Owen Joseph "Donie" Bush (October 8, 1887 – March 28, 1972), was an American professional baseball player, manager, scout and team owner. He played in Major League Baseball as a shortstop in the American League for the Detroit Tigers (1908–1921) and the Washington Senators (1921–1923). In fourteen seasons in the major leagues, Bush displayed a keen eye and a talent for drawing bases on balls, drawing more walks during the decade from 1910 to 1919 than any other player in Major League Baseball. He was also an excellent contact hitter who was consistently among the league leaders in sacrifice hits, runs scored, and stolen bases. Bush is also remembered as one of the best fielding shortstops of the Dead-ball era. He holds the Major League records for most triple plays (9) and most putouts in a season by a shortstop with 425. He was also regularly among the American League leaders in assists by a shortstop, and still holds the American League record for total chances by a shortstop. Bush was a true baseball man who spent 67 years (1905–1972) working in professional baseball as a Major League manager (including manager of the 1927 Pirates team that lost in the World Series to the 1927 Yankees), minor league manager, scout, owner, and executive. He remained active until 1972, succumbing to an illness and died eating a hot dog while working as a scout in Florida at age 84. He became known in Indiana as "Mr. Baseball."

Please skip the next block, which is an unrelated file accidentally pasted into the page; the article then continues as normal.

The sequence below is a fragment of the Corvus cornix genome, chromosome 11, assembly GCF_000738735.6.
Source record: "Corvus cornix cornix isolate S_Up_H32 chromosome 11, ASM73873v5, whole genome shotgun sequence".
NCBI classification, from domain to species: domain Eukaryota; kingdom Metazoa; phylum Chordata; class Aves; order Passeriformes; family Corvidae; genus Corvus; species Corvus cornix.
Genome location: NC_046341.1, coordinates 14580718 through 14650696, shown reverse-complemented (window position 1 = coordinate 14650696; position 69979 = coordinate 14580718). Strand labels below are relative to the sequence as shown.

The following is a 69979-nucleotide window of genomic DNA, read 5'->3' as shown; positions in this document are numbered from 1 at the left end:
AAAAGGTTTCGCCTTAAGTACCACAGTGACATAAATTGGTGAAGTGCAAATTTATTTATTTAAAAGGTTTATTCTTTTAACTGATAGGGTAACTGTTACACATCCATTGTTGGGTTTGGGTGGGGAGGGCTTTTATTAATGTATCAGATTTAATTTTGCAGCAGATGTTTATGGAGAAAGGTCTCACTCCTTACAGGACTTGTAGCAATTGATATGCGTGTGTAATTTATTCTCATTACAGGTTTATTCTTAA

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“I will keep America moving forward, always forwardfor a better America, for an endless enduring dream and a thousand points of light.”
—George Bush (b. 1924)